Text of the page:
Results

Findings from the analysis are summarized in Table 2, which lists the barriers identified through the analysis process, providing: (a) a description of the barrier as it pertains to its situation (e.g., intervention, research, or both), (b) the CFIR domain and construct the barrier corresponds to; (c) the specific barrier/issue as discussed in the interview, (d) the source (e.g., researchers, PRCs, or PRC supervisors), and (e) an example quote. We describe each of the barriers with more detail in the sections that follow.

Table 2 Barriers identified through interviews

Barriers unique to intervention implementation

Complexity of research protocol (study characteristics)

PRCs and their supervisors discussed how complex characteristics of the research protocol (a parallel to CFIR’s intervention characteristics domain) interfered with PRC’s implementation of intervention procedures. For example, the length of recruitment and data collection protocols prevented PRCs from effectively engaging with patients, which is one of their primary functions. PRCs described the protocols as both “lengthy” and “tedious” for patients due to the amount of information that has to be reviewed: “… having them [patients] sit there and be patient through all these questions … I can see in their body language they are irritable, restless, and they’re starting to get annoyed.” Relatedly, reflecting on data collection, a PRC supervisor stated: “… they [patients] may be perfectly happy to get the resources [PRCs offer to them] and all of those things, but when it comes down to interviewing [them] … they [the patients] kind of go, ‘ah, no’.” This highlights that despite patients’ receptivity to the intervention (i.e., interest in PRC services), study procedures often stymied PRC’s work engaging them. Speaking directly to the issue of engagement, one PRC stated: “reading these disclosures [for the consent process] and everything else … it could be perceived that you were losing that kind of human touch … like you were recruiting them for something you needed.” From this PRC’s perspective, the consent process made it difficult to demonstrate empathy and establish a genuine rapport with patients as is a primary goal of PRC-patient interactions. While these issues likely also had impacts on research implementation, this was only framed as an intervention barrier in interviews.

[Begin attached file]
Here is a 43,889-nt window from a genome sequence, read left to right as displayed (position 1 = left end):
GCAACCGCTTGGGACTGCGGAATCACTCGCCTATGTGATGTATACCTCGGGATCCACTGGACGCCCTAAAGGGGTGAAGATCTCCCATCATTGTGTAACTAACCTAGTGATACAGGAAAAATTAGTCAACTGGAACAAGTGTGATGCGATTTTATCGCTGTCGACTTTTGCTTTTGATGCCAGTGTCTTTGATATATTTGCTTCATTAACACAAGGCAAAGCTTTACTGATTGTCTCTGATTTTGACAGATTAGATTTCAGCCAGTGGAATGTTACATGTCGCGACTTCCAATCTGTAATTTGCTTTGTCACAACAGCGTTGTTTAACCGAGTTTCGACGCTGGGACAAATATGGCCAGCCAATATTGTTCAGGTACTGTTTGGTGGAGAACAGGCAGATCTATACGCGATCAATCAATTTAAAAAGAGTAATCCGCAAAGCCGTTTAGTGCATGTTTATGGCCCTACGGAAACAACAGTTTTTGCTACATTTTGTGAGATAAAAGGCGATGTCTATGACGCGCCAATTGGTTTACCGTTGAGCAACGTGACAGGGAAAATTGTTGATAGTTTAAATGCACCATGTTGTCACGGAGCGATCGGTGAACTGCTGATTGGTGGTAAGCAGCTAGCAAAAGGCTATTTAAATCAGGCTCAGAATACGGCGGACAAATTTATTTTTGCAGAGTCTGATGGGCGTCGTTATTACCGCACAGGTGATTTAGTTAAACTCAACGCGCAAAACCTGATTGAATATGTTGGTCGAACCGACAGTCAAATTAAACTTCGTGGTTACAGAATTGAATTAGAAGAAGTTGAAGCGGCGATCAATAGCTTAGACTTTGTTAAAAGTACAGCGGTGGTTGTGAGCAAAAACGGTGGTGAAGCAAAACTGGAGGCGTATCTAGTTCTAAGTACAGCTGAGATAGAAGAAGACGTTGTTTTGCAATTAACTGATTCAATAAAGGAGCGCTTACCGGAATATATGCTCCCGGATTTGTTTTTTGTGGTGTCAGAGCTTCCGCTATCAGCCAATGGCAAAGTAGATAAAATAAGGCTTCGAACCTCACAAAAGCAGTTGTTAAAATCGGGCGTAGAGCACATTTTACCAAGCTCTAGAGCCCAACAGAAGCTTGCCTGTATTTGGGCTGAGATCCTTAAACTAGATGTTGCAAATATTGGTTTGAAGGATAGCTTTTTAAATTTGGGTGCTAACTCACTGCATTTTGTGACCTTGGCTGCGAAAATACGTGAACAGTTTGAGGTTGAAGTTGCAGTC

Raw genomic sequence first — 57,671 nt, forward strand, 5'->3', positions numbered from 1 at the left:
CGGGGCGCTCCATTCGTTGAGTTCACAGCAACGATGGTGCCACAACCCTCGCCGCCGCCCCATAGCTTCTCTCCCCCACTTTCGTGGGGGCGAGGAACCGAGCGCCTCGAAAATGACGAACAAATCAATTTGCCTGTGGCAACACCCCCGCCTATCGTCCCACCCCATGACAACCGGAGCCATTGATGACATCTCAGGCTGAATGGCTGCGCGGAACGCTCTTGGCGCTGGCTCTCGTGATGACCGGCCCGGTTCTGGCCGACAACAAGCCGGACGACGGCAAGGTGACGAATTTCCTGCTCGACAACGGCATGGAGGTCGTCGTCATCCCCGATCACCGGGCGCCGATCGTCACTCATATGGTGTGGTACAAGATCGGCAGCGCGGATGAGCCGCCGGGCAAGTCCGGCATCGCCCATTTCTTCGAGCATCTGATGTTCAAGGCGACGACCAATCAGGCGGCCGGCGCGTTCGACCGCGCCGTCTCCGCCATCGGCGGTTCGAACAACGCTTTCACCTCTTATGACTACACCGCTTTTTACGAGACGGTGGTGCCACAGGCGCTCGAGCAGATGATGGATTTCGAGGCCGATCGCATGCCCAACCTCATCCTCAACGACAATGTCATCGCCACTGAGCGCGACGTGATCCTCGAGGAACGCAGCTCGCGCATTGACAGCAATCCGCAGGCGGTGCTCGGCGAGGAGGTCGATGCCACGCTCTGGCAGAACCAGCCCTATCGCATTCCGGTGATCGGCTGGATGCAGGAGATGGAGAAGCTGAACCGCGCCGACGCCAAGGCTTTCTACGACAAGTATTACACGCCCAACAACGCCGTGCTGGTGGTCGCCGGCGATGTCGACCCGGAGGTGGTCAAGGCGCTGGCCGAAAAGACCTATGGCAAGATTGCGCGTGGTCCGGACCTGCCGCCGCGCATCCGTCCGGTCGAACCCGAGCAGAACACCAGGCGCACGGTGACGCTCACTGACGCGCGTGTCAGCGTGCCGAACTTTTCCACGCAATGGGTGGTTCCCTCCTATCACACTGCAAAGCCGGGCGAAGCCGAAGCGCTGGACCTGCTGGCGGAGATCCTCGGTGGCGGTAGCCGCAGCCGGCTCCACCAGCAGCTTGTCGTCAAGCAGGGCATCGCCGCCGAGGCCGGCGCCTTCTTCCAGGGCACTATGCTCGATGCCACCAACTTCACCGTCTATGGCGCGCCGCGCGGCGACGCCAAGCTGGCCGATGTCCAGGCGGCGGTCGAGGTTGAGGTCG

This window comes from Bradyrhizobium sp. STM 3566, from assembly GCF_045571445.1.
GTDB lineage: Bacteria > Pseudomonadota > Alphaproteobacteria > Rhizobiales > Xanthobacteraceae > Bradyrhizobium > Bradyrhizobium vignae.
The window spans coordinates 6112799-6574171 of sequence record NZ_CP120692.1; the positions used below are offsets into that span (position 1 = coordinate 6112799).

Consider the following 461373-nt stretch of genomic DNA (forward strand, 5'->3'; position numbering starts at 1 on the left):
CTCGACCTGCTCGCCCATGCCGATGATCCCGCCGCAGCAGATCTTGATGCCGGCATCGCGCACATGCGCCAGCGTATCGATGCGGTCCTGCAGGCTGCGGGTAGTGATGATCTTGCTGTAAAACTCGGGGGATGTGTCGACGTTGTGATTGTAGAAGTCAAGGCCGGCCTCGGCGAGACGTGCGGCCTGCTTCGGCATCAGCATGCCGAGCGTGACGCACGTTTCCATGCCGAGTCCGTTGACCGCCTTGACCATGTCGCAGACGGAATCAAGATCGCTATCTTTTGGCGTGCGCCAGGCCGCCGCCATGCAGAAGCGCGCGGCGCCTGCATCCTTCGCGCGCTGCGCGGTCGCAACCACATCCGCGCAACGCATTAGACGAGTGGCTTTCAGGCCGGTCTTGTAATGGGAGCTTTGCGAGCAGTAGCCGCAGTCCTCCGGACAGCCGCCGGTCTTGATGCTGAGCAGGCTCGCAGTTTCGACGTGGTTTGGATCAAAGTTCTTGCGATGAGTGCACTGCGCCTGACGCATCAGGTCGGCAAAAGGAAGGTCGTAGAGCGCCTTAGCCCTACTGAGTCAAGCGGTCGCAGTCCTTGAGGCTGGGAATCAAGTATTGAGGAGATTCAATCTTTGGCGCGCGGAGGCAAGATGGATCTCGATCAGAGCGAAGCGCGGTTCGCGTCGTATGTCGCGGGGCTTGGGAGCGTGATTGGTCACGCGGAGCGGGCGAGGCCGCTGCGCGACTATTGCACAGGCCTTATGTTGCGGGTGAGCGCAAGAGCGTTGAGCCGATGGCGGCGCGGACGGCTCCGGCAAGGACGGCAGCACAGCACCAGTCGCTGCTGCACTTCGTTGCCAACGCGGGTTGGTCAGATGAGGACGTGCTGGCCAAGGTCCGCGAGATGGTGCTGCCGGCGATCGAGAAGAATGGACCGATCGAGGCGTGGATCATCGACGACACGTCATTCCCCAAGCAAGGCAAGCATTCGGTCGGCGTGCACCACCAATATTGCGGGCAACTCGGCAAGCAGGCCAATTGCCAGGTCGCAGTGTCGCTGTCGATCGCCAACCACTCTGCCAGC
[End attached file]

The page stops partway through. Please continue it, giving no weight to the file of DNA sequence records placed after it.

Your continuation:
Culture (inner setting)

PRCs, their supervisors, and researchers discussed how the ED’s lack of training and specialization in treating patients with SUD, particularly OUD, affected intervention implementation. For example, both PRCs and researchers shared multiple instances when ED staff, such as physicians, consulted PRCs for guidance regarding treatment of withdrawal symptoms or medications for OUD (of note, PRCs were instructed that they could not provide medical advice and were given a list of online resources with evidence-based information to provide physicians instead, and the principal investigators also shared this information with hospital leadership) . This resulted in what was perceived by researchers as lack of knowledge regarding and resistance to current evidence-based practices for treating OUD. Most importantly, the ED was not using buprenorphine (a type of OUD medication) bridging, which is an evidence-based practice that improves treatment linkage by inducing patients on buprenorphine in order to prevent withdrawal symptoms until they can be seen by a long-term treatment provider, and this practice has faced barriers to implementation across the USA where there is currently no ED national standard of care for OUD treatment linkage (see [24]).

buprenorphine bridging would make this intervention [POINT] so much more effective … one of the biggest barriers [PRCs] have is someone getting sent out the door and they’re going to start detoxing and [as a result] … they don’t make it to the [treatment] appointment they set up for them in the next 24 to 72 hours. (Researcher interview)

PRCs also noted that ED staff’s lack of knowledge and training in treating SUD generally and OUD specifically resulted in stigma toward OUD patients and made PRCs’ jobs more difficult. One PRC explained how some ED staff who do not have an understanding of the chronic course of SUDs do not feel patients really want to work toward addressing their OUD because “this person was in here last week,” as if their return visits to the ED made these patients undeserving of services. This in turn made it more difficult for PRCs to do their job because ED staff were more focused on quickly discharging these patients, making PRC’s work more difficult.

Patient needs and resources (outer setting)